Myrrh Essential Oil
Botanical Name: Commiphora myrrha
Common Method Of Extraction: Steam distilled
Parts Used: Gum
Note Classification: Base
Aroma: Dry, creamy, resinous
Largest Producing Countries: Somalia
Traditional Use: In the fragrance industry the oil is used as a fixative.
Properties: Anticatarrhal, antifungal, anti-inflammatory, antimicrobial, antiseptic, antispasmodic, antiviral, astringent, carminative, cicatrisant, emmenagogue, expectorant, fungicidal, sedative, stomachic, tonic, uterine, vulnerary
Benefits: Colds, cough, cracked skin, cuts, flatulence, gum infections, loss of appetite, mouth ulcers, sore throat, wounds, wrinkles. The antimicrobial and astringent properties of this oil make it useful in oral and skin care products.
Blends Well With: Bergamot, chamomile, clove, cypress, eucalyptus lemon, frankincense, geranium, grapefruit, jasmine, juniper, lavender, lemon, neroli, palmarosa, patchouli, pine, rose, rosemary, sandalwood, tea tree, vetiver, ylang ylang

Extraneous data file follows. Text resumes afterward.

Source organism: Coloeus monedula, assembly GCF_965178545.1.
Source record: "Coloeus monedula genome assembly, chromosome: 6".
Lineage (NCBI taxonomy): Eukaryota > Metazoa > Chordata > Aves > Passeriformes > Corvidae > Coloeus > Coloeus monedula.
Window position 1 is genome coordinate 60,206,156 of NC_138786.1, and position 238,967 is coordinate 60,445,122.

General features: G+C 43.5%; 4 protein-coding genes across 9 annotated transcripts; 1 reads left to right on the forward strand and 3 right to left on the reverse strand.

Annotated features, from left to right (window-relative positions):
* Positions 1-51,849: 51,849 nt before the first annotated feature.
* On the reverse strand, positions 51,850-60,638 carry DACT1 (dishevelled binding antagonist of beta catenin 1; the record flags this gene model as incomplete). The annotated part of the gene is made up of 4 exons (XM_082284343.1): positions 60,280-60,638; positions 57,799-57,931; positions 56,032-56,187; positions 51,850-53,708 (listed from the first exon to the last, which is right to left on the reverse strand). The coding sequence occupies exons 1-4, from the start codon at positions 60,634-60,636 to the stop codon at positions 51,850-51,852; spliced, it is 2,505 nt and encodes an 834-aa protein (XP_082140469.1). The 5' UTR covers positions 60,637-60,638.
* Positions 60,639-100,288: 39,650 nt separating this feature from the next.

Of Interest: Myrrh has been prevalent throughout history. It was used in the mummification process by the Egyptians. It has been used in religious rituals all over the world, and it is utilized in Chinese and Ayurvedic medicines.
Safety Data: Avoid while pregnant.
This information is for educational purposes only, it is not intended to treat, cure, prevent or, diagnose any disease or condition. Nor is it intended to prescribe in any way. This information is for educational purposes only and may not be complete, nor may its data be accurate.
As with all essential oils, never use them undiluted. Do not take internally unless working with a qualified and expert practitioner. Keep away from children. If applying an essential oil to your skin always perform a small patch test to an insensitive part of the body (after you have properly diluted the oil in an appropriate carrier).